Lepeltier, Robert. 1977. The Restorer's Handbook of Drawings and Prints. Van Nostrand Reinhold Company.
McKetta, John J. 1973. Wood, Paper, Textiles, Plastics and Photographic Materials. Barnes and Noble Books.
Price, Lois Olcott. 1981. "Patch Picture for Dr. Physick: The History, Analysis, and Treatment of a Trompe 1'Oeil Watercolor." In AIC Preprints. American Institute for Conservation 9th Annual Meeting, Philadelphia. Washington DC : AIC. 153-163.
Sumira, Sylvia, Alan Derbyshire, and Lindsay Farrimond. 1983. "A Technique for the Removal of Glue Residues and Light Backings from Non-immersible Objects Using Enzymes." Paper Conservation News 26:(1) 2.
Williams, John. 1981. Preservation of Paper and Textiles of Historic and Artistic Value II. Advances in Chemistry Series 193. Washington, DC : American Chemical Society.
History of This Page[edit | edit source]
In 2009, the Foundation for Advancement in Conservation (FAIC) launched the AIC Wiki with funding assistance from the National Center for Preservation Technology and Training (NCPTT), a division of the National Parks Service. Along with catalogs from other specialty groups, the published Paper Conservation Catalog and the unpublished Book Conservation Catalog were transcribed into a Wiki environment. In 2017, Jennifer Evers reformatted this page by removing the legacy numbered outline format and improving internal links.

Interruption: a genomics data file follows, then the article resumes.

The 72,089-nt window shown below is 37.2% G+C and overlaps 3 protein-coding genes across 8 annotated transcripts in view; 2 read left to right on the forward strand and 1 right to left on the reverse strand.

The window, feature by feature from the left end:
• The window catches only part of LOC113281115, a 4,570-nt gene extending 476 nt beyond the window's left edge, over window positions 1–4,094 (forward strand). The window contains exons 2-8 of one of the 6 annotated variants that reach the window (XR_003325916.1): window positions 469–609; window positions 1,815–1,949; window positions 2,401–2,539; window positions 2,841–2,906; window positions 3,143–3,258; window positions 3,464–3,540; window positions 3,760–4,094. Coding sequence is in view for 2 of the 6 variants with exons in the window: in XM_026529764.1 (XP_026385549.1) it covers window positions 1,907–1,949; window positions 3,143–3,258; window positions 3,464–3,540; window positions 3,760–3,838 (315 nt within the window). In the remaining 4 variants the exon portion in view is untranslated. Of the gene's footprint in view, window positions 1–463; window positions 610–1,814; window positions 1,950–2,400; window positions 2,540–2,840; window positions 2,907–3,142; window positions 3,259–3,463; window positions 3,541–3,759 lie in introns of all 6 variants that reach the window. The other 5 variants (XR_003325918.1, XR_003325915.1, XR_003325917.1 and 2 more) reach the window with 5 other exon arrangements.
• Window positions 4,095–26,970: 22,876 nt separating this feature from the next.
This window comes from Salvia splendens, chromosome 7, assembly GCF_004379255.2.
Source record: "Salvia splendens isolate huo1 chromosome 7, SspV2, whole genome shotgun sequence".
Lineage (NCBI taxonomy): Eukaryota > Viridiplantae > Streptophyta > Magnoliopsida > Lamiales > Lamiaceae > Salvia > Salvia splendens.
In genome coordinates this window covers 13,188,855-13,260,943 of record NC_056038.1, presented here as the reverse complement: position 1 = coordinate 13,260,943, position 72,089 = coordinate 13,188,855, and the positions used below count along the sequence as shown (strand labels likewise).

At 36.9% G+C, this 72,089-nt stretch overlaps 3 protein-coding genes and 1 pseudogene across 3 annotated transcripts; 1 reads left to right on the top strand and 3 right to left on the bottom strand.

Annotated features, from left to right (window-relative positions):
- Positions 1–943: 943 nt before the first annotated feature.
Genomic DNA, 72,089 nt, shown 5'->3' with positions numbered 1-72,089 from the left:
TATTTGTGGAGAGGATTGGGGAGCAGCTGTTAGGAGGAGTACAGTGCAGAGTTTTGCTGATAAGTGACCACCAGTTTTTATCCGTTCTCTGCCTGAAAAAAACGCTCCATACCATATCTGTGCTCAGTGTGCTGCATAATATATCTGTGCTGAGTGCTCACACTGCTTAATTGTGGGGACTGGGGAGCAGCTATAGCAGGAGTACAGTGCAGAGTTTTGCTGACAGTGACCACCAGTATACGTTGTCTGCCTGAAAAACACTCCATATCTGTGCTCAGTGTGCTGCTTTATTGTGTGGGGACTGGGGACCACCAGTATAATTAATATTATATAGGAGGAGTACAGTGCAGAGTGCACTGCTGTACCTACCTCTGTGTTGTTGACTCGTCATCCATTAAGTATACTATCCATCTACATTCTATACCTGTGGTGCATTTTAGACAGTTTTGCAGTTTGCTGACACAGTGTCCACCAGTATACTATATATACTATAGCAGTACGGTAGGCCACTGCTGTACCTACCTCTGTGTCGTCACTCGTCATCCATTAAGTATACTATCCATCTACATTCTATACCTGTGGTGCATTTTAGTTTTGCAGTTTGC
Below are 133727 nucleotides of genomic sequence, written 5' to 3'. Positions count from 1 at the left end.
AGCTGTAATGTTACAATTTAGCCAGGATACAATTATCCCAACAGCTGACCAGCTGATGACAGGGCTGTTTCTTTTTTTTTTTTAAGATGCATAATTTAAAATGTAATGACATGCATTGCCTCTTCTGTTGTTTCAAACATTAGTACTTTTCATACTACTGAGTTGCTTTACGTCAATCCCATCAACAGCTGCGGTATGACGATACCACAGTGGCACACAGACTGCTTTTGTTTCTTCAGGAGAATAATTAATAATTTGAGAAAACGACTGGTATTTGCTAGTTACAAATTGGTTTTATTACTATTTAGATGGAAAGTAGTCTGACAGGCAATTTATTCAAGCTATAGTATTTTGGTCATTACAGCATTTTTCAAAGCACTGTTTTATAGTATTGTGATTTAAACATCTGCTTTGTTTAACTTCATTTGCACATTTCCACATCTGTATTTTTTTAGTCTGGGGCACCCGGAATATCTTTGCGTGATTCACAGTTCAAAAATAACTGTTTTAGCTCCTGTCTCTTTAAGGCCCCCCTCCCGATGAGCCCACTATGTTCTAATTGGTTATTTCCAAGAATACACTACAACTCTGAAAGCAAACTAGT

Paper Conservation Catalog (print edition 1984-1994)
Prior to the creation of the AIC Conservation Wiki, this chapter was created in 1985 as Chapter 24: Backing Removal of the 2nd edition of the Paper Conservation Catalog, (print edition 1984-1994) by the following:
- Compiler: Pauline Mohr
- Contributors: Meredith Mickelson and Doris Hamburg
|Paper Conservation Wiki|
|Examination and Documentation|
|Problems and Issues|
·Surface Cleaning ·Hinge, Tape, and Adhesive Removal ·Washing ·Sizing and Resizing ·Bleaching ·Alkalization and Neutralization ·Humidification ·Consolidation, Fixing, and Facing ·Backing Removal ·Mending ·Filling of Losses ·Drying and Flattening ·Lining ·Inpainting ·Matting and Framing ·Parchment ·East Asian Scrolls
|Book Conservation Wiki|
|Examination and Documentation|
|Structural Elements of the Book|
·Washing of Books
·Alkalinization of Books
·Leaf Attachment and Sewing Repair
·Use of Leather in Book Conservation
·Bookbinding Traditions by Region or Culture
·Atlases, Foldouts, and Guarded Structures